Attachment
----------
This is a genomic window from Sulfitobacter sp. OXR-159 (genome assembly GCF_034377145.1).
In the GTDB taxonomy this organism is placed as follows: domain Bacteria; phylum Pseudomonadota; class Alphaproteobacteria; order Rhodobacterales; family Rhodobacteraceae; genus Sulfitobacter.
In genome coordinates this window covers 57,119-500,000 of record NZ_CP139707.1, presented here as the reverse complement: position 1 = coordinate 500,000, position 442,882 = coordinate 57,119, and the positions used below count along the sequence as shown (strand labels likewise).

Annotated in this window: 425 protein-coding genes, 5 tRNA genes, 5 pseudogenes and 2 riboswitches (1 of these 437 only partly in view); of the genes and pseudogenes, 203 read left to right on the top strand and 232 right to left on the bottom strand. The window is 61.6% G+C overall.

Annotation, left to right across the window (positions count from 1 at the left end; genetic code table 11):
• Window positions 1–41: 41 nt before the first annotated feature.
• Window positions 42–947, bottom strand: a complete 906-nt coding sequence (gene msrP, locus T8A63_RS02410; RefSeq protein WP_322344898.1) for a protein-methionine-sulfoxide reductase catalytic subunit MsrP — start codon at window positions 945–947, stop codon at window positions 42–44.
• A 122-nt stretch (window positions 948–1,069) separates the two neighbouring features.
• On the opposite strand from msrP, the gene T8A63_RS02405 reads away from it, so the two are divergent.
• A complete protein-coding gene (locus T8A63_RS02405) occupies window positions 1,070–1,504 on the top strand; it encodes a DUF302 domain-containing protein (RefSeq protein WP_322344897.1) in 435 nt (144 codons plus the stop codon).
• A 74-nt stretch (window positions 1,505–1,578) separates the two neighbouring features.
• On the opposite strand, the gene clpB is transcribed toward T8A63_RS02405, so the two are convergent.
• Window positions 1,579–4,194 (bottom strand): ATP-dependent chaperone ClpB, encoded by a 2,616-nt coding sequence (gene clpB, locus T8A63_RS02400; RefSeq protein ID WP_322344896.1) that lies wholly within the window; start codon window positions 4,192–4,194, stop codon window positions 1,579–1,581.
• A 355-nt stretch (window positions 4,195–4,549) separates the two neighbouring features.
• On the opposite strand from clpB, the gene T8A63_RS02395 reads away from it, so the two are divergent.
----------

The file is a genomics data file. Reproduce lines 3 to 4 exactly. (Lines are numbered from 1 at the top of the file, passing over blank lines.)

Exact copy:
In genome coordinates this window covers 57,119-500,000 of record NZ_CP139707.1, presented here as the reverse complement: position 1 = coordinate 500,000, position 442,882 = coordinate 57,119, and the positions used below count along the sequence as shown (strand labels likewise).

Annotated in this window: 425 protein-coding genes, 5 tRNA genes, 5 pseudogenes and 2 riboswitches (1 of these 437 only partly in view); of the genes and pseudogenes, 203 read left to right on the top strand and 232 right to left on the bottom strand. The window is 61.6% G+C overall.